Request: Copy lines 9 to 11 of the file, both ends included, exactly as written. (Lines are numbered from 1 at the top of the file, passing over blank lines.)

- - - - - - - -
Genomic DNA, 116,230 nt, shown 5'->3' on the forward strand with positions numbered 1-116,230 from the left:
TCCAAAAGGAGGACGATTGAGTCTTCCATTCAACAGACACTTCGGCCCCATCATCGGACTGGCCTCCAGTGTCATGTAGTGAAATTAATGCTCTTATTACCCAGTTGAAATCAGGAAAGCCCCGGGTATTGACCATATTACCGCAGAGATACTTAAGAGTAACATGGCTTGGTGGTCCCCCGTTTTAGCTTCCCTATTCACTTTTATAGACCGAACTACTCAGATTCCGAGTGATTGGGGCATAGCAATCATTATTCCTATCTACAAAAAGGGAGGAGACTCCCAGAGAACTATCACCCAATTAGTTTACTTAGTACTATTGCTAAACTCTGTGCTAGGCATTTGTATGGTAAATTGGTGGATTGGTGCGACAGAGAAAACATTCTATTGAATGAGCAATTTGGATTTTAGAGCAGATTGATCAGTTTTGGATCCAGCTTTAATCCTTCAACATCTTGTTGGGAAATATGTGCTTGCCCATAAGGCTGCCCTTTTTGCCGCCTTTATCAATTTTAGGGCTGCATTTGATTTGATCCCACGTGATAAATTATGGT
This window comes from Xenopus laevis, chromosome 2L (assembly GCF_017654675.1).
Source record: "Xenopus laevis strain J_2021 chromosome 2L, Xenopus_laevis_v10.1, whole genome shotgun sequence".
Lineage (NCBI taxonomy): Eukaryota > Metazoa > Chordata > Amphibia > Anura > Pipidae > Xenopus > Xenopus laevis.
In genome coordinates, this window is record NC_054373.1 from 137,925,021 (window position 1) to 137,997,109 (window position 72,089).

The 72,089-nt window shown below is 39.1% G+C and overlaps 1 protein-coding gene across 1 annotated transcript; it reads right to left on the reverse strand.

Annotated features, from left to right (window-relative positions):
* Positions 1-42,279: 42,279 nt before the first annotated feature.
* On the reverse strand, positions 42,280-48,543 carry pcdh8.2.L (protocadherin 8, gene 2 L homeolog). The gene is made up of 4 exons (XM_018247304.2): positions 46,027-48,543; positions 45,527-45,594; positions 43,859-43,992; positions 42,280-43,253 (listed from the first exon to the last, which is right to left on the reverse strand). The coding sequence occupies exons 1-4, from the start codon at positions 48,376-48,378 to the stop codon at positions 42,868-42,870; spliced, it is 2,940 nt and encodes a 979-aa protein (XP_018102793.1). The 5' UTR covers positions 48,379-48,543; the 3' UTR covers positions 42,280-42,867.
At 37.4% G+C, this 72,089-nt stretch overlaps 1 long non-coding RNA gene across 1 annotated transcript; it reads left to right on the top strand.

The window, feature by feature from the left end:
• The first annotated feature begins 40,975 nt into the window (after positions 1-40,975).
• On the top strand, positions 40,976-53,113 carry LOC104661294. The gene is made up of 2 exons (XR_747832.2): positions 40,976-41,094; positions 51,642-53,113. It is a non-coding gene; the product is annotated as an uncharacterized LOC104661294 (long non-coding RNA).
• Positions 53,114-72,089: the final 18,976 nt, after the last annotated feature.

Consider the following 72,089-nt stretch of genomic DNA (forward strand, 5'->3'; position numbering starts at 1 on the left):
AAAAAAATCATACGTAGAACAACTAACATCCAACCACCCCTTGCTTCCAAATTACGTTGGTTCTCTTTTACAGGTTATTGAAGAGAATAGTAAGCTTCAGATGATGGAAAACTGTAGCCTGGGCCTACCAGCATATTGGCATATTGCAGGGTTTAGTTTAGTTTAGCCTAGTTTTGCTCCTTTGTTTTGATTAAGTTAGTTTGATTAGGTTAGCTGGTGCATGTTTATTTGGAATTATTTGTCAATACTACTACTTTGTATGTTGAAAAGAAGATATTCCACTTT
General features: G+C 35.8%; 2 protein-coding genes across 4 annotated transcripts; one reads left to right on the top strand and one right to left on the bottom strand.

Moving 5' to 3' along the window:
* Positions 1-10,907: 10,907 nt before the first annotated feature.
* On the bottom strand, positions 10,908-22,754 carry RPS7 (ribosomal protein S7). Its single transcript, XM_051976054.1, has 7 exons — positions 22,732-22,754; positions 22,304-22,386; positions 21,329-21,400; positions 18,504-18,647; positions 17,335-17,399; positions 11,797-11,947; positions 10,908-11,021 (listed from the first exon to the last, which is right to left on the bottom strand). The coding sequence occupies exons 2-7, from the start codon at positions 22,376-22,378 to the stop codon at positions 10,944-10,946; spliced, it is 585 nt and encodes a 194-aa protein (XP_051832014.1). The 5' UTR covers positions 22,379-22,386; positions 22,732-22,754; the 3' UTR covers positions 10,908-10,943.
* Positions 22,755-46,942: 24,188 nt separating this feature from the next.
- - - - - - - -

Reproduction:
* Positions 1-42,279: 42,279 nt before the first annotated feature.
* On the reverse strand, positions 42,280-48,543 carry pcdh8.2.L (protocadherin 8, gene 2 L homeolog). The gene is made up of 4 exons (XM_018247304.2): positions 46,027-48,543; positions 45,527-45,594; positions 43,859-43,992; positions 42,280-43,253 (listed from the first exon to the last, which is right to left on the reverse strand). The coding sequence occupies exons 1-4, from the start codon at positions 48,376-48,378 to the stop codon at positions 42,868-42,870; spliced, it is 2,940 nt and encodes a 979-aa protein (XP_018102793.1). The 5' UTR covers positions 48,379-48,543; the 3' UTR covers positions 42,280-42,867.
At 37.4% G+C, this 72,089-nt stretch overlaps 1 long non-coding RNA gene across 1 annotated transcript; it reads left to right on the top strand.